RIPE Atlas probes can do DNS requests. Let's try:

% blaeu-resolve mamot.fr 
[2001:67c:288::14] : 5 occurrences
Test #12149872 done at 2018-04-14T07:55:43Z

Cool, it works, the five probes (the default value, you can use the generic option --requested if you want more) yield the same result. Note that it is not an error if they don't, it can be some sort of geo-targeting:

% blaeu-resolve gmail.com
[2a00:1450:400a:804::2005] : 1 occurrences
[2a00:1450:4006:802::2005] : 1 occurrences
[2a00:1450:400f:80a::2005] : 1 occurrences
[2a00:1450:4009:815::2005] : 1 occurrences
[2a00:1450:401b:804::2005] : 1 occurrences
Test #12155836 done at 2018-04-14T16:04:11Z

What if there is no data of the requested type?

% blaeu-resolve github.com
[] : 5 occurrences
Test #12155851 done at 2018-04-14T16:06:27Z

What? Github has no address? Yes, but you have to remember that Blaeu, by default, requests DNS records of type AAAA (IPv6 addresses) and Github still does not have IPv6 connectivity. Let's change the requested type:

% blaeu-resolve --type A github.com 
[192.30.253.112 192.30.253.113] : 5 occurrences
Test #12155870 done at 2018-04-14T16:08:47Z

--type is one of the many DNS specific options of Blaeu. Let's see a few others and remember you can always use --help to see them all. By default, we query the probe's default resolver(s). But you can indicate another name server, with --nameserver,  for instance here we test the anycasted name server d.nic.fr (something that the .fr registry often does, to assess the quality of the service it provides):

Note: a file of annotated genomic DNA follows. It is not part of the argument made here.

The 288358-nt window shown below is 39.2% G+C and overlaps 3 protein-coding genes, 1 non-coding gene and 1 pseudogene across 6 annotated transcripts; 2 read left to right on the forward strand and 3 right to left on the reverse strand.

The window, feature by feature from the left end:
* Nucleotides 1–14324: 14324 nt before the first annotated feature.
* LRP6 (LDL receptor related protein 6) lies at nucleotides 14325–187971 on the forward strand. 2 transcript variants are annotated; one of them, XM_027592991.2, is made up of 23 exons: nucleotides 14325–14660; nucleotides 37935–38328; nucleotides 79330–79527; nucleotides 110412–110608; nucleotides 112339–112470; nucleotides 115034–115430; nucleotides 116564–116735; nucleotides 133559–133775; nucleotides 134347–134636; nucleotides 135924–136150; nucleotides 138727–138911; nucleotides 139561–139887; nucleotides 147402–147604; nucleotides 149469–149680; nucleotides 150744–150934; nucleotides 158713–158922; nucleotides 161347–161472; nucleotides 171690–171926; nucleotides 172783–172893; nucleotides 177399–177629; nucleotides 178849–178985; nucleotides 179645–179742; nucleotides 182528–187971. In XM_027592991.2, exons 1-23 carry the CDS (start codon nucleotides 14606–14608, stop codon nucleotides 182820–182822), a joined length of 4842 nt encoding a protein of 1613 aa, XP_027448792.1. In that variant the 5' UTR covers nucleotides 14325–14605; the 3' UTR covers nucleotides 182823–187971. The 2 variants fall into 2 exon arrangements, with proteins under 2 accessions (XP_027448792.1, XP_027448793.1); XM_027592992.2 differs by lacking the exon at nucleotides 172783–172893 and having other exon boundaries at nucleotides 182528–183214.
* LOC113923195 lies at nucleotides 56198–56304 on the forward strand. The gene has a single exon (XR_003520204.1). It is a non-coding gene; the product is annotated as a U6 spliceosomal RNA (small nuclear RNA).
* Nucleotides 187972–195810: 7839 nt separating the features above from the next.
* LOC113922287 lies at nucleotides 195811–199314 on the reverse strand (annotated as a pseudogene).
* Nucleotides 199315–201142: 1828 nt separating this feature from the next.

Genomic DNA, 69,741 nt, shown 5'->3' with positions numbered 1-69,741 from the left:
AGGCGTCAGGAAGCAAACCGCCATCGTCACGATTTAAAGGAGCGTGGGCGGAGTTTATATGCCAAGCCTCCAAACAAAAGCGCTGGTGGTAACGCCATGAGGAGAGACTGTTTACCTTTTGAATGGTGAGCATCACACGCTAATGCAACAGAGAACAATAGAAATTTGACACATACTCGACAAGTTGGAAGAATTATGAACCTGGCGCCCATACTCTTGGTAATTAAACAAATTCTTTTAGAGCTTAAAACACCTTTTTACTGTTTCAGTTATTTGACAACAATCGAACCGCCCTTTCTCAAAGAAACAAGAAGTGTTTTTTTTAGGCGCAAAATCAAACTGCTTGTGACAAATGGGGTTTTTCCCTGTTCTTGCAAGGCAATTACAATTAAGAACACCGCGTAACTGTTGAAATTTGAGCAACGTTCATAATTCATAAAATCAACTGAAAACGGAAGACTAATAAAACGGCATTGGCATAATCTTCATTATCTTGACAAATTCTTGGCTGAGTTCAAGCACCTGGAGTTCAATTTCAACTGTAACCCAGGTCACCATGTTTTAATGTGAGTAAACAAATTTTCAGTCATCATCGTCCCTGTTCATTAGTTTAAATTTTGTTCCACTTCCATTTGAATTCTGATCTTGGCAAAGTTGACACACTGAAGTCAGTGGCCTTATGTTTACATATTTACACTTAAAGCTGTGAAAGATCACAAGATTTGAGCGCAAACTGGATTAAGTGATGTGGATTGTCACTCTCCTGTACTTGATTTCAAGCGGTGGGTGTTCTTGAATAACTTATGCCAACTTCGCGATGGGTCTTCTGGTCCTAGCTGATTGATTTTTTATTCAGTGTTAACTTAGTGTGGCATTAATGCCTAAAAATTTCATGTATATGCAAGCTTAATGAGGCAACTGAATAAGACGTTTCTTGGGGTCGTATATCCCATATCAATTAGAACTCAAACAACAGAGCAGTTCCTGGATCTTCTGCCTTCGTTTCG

% blaeu-resolve --nameserver d.nic.fr --requested 10 --type SOA fr 
Nameserver d.nic.fr
[nsmaster.nic.fr. hostmaster.nic.fr. 2225046998 3600 1800 3600000 5400] : 9 occurrences
Test #12155933 done at 2018-04-14T16:17:48Z

Nine probes were able to get the SOA record from this server. (Ten were requested, but one did not reply in time.) Like many name servers, d.nic.fr is anycasted so the DNS answers were actually sent by different machines. Option --nsid lets us know which ones:

% blaeu-resolve --nameserver d.nic.fr --requested 10 --nsid --type SOA fr 
Nameserver d.nic.fr
[NSID: b'dns.ams.nic.fr' nsmaster.nic.fr. hostmaster.nic.fr. 2225046998 3600 1800 3600000 5400] : 1 occurrences
[NSID: b'dns.lon.nic.fr' nsmaster.nic.fr. hostmaster.nic.fr. 2225046998 3600 1800 3600000 5400] : 2 occurrences
[NSID: b'dns.ix1.nic.fr' nsmaster.nic.fr. hostmaster.nic.fr. 2225046998 3600 1800 3600000 5400] : 1 occurrences
[NSID: b'dns.fra.nic.fr' nsmaster.nic.fr. hostmaster.nic.fr. 2225046998 3600 1800 3600000 5400] : 2 occurrences
[NSID: b'dns.th2.nic.fr' nsmaster.nic.fr. hostmaster.nic.fr. 2225046998 3600 1800 3600000 5400] : 1 occurrences
[NSID: b'dns.lyn.nic.fr' nsmaster.nic.fr. hostmaster.nic.fr. 2225046998 3600 1800 3600000 5400] : 1 occurrences
[NSID: b'dns.bru.nic.fr' nsmaster.nic.fr. hostmaster.nic.fr. 2225046998 3600 1800 3600000 5400] : 2 occurrences
Test #12155944 done at 2018-04-14T16:19:21Z

We see seven different instances of this server (I let you guess the naming scheme). 

The --nameserver option is useful if you want to test the DNS service of a given server during a problem. Here, the network of a big registrar experienced trouble, as shown by the problem of the secondary name server they provide to customers:

% blaeu-resolve --requested 100 --nameserver 217.70.177.40 --type SOA franceix.net
Nameserver 217.70.177.40
[ns.franceix.net. noc.franceix.net. 2018040914 86400 3600 604800 10800] : 3 occurrences